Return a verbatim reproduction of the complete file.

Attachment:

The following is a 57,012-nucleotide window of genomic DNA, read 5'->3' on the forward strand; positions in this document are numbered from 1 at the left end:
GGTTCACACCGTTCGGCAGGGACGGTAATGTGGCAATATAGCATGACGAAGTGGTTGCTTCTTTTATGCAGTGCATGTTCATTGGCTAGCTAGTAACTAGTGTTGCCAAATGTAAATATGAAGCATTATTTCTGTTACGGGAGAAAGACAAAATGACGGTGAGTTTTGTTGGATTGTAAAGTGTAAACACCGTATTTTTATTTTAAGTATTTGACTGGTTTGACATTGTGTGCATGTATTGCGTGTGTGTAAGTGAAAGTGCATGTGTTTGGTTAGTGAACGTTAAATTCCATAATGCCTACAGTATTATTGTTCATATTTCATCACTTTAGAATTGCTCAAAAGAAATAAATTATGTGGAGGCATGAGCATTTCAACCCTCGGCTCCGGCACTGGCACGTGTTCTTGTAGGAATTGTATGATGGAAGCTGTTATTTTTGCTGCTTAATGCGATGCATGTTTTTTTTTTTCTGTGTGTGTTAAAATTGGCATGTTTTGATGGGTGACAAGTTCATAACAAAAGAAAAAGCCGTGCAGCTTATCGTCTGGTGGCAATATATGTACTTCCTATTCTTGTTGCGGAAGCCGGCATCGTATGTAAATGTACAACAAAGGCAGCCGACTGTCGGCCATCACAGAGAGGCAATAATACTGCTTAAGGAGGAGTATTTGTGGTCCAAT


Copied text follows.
The following is a 57,012-nucleotide window of genomic DNA, read 5'->3' on the forward strand; positions in this document are numbered from 1 at the left end:
GGTTCACACCGTTCGGCAGGGACGGTAATGTGGCAATATAGCATGACGAAGTGGTTGCTTCTTTTATGCAGTGCATGTTCATTGGCTAGCTAGTAACTAGTGTTGCCAAATGTAAATATGAAGCATTATTTCTGTTACGGGAGAAAGACAAAATGACGGTGAGTTTTGTTGGATTGTAAAGTGTAAACACCGTATTTTTATTTTAAGTATTTGACTGGTTTGACATTGTGTGCATGTATTGCGTGTGTGTAAGTGAAAGTGCATGTGTTTGGTTAGTGAACGTTAAATTCCATAATGCCTACAGTATTATTGTTCATATTTCATCACTTTAGAATTGCTCAAAAGAAATAAATTATGTGGAGGCATGAGCATTTCAACCCTCGGCTCCGGCACTGGCACGTGTTCTTGTAGGAATTGTATGATGGAAGCTGTTATTTTTGCTGCTTAATGCGATGCATGTTTTTTTTTTTCTGTGTGTGTTAAAATTGGCATGTTTTGATGGGTGACAAGTTCATAACAAAAGAAAAAGCCGTGCAGCTTATCGTCTGGTGGCAATATATGTACTTCCTATTCTTGTTGCGGAAGCCGGCATCGTATGTAAATGTACAACAAAGGCAGCCGACTGTCGGCCATCACAGAGAGGCAATAATACTGCTTAAGGAGGAGTATTTGTGGTCCAAT